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Old 22-09-2012, 09:25   #1
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Fiberglass Diesel Fuel Tank

I'm in the process of refitting my sailboat for offshore and I'm planning on replacing my corroded black steel 62-gallon diesel fuel tank with a fiberglass one.
Does anyone have any experience on designing and installing a fiberglass tank? It will be non-integral, baffled, etc. but I don't know about whether it can be made from sheet fiberglass. I've read Nigel Calder's words on tank construction and the Feb. 2011 Practical Sailor had a great article by Ken Hankinson on fiberglass tank construction. Any other tips from anyone?
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Old 22-09-2012, 09:47   #2
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Re: Fiberglass Diesel Fuel Tank

I have built many and am in your area. For non-integral you can build in a product like Coosa board and then glass heavily inside and out, but it makes for a pretty heavy tank. Integral is lighter and often easier. It can be done lighter with fiberglass flat stock, but it's very difficult because stock that is thin enough and thus light enough is too flexible. By the time you make it thick enough to be stiff it's heavier than Coosa. I often coat the interior of the tank with 2000e, 5-6 coats. It can be a difficult job. For non integral I build the tank without a lid, glass in all the baffles, coat the interior except for the top 4" or so, then bond on the lid and do all it's tapes through the inspection port and finish the 2000. Works great, never had one come back.
Of course you can also mold a non-integral tank to get a part that is both more than strong enough and fairly light, but that becomes more of a process and can constrict tank size and shape as the mold has to built with a positive release, unless you want to split mold, which is madness for a tank.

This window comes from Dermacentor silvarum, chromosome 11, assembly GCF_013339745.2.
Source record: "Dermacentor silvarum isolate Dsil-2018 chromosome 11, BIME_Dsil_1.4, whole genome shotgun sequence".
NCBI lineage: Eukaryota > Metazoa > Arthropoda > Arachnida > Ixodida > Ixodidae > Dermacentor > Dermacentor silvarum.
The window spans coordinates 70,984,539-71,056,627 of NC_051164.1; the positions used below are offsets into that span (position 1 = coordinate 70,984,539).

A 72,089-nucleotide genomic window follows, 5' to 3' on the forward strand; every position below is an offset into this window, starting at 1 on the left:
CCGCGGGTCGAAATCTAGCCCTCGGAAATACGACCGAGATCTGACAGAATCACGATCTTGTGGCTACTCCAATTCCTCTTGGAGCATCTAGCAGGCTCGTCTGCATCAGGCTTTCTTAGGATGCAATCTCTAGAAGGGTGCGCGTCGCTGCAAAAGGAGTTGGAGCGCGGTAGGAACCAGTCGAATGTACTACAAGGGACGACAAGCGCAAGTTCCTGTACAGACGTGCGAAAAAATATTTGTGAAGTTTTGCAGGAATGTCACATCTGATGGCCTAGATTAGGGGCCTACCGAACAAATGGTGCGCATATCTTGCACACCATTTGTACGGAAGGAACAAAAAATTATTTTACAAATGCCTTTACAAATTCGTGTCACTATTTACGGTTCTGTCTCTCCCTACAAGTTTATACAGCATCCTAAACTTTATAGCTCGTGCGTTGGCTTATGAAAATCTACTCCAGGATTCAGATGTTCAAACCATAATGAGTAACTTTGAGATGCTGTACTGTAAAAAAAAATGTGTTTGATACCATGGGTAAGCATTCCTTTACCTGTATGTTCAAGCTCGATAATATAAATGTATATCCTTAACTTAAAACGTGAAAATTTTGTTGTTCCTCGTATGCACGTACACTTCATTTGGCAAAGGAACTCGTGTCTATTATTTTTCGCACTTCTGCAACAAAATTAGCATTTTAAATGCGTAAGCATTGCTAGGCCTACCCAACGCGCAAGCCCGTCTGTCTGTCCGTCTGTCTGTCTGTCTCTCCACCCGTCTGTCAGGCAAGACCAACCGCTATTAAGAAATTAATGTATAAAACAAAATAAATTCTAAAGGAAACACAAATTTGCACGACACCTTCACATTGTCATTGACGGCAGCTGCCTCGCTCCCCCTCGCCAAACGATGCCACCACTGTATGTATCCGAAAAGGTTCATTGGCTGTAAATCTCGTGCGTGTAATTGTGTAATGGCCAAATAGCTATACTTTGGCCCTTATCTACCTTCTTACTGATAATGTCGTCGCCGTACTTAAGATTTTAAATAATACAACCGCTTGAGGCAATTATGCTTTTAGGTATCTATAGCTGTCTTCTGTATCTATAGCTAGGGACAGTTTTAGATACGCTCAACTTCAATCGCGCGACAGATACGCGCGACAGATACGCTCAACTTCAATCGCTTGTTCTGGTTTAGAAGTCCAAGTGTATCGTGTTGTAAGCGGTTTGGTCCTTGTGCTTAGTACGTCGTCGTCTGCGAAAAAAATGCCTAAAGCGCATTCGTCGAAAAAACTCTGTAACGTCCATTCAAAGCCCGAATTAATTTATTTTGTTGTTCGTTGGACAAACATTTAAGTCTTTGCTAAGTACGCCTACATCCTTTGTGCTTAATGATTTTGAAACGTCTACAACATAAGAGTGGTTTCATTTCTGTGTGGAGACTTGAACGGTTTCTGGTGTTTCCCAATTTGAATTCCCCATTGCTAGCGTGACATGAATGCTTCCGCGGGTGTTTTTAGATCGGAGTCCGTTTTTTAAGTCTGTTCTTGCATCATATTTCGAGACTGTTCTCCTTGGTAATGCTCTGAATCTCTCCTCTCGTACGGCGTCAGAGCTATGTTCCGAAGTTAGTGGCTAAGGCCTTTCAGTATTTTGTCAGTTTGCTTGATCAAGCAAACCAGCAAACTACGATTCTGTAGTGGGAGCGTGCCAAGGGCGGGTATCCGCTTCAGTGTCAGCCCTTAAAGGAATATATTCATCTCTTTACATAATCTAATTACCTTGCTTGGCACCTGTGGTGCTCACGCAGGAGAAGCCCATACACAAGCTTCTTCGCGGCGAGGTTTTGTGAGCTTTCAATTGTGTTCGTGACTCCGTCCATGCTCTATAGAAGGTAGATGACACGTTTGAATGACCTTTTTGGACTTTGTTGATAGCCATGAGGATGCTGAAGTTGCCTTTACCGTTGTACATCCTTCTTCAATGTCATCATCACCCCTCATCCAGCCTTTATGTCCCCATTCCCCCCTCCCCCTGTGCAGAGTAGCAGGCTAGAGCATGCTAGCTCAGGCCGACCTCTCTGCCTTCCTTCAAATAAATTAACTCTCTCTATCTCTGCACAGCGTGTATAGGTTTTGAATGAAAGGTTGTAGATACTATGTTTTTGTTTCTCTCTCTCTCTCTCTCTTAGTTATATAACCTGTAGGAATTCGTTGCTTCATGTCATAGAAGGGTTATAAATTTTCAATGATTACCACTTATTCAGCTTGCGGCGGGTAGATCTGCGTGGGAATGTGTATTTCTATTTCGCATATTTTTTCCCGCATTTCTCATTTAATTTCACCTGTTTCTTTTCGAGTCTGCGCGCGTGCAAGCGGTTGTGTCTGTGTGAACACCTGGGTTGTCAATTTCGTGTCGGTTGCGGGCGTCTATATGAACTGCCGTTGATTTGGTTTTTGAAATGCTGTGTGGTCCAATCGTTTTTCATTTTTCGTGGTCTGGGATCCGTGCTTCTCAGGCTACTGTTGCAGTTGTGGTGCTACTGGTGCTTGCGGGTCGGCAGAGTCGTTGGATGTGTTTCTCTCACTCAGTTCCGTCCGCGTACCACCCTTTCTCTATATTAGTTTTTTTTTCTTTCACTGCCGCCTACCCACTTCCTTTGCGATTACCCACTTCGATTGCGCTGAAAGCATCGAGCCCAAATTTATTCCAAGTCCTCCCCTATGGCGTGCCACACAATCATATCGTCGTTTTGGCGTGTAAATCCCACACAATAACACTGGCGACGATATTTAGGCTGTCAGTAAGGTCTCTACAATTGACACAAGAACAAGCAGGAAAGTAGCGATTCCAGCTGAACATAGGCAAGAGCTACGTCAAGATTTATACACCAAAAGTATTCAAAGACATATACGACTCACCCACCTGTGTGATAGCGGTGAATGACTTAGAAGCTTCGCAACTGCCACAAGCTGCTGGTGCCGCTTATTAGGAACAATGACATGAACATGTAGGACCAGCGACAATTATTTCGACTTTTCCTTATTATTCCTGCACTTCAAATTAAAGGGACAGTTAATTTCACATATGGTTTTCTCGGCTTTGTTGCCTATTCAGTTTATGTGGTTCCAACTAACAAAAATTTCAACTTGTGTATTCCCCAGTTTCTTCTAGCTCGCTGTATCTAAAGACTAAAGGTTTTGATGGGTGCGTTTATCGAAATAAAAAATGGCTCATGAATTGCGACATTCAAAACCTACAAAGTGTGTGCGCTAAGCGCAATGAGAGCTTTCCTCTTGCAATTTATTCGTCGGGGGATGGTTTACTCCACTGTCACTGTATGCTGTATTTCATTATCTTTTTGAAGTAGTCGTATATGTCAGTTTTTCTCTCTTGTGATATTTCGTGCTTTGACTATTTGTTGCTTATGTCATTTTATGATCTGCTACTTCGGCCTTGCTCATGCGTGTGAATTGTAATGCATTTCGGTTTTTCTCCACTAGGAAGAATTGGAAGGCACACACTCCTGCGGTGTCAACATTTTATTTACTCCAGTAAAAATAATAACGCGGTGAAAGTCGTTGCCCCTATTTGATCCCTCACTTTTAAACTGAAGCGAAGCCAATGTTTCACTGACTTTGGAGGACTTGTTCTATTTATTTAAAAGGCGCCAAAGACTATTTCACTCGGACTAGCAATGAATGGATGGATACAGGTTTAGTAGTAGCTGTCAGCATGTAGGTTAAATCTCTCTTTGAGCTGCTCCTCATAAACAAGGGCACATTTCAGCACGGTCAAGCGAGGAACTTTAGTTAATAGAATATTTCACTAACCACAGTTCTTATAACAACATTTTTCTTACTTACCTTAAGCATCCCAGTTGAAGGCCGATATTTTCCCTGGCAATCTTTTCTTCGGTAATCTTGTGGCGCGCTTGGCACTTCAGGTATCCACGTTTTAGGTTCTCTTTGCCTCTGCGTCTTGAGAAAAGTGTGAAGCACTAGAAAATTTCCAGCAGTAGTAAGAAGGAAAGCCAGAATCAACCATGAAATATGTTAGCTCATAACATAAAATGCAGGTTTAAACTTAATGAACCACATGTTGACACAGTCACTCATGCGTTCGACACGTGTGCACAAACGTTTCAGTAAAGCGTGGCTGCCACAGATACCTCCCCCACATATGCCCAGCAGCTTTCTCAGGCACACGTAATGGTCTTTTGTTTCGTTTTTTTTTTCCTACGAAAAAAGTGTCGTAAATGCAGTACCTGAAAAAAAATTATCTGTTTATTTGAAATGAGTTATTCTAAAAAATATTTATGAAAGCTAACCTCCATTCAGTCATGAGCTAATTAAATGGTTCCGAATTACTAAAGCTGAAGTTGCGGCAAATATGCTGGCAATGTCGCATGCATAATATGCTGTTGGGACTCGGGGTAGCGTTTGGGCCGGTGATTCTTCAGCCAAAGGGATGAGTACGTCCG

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Old 22-09-2012, 10:15   #3
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Re: Fiberglass Diesel Fuel Tank

Hi. Good to hear from you. You sound very experienced on making fiberglass tanks. We're currently in Port Townsend, but it would be wonderful to have a conversation with you. For background, the existing steel tank is 24" wide, 30" long, 24" high forward, and 16" high aft. The tank has been removed from the boat. Scheduling is an issue as the tank has to go in before the engine is installed.
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Old 22-09-2012, 10:22   #4
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Re: Fiberglass Diesel Fuel Tank

Annie, this is just an idea, but you might want to determine if your original tank actually needs replacing? Steel that is rusting looks like hell, but may not be very serious, or may only be serious in a small area which can be repaired easily. If the tank can be removed without having to be cut up, then take it to a good welding shop to see if it is repairable. It might only need a few spots on the bottom of it replaced. If it is repairable, then have them put some nice size accsess holes in the top so that you can sand blast the inside when you blast the outside to prepare for a modern coating system. The accsess holes will be good for later tank cleaning. This may sound like a lot of work, but I think you will find that it will be less work and money than building a glass tank and you wont have to change your tank mounting or plumbing. With all that being said, there is nothing wrong with a well built fiberglass tank, but I would lean towards checking on the price of a good repair before starting on building new.. The tank has to be pulled anyway so a trip to a welding shop for an estimate wont be much trouble.____Just my 2 cents worth._____Grant.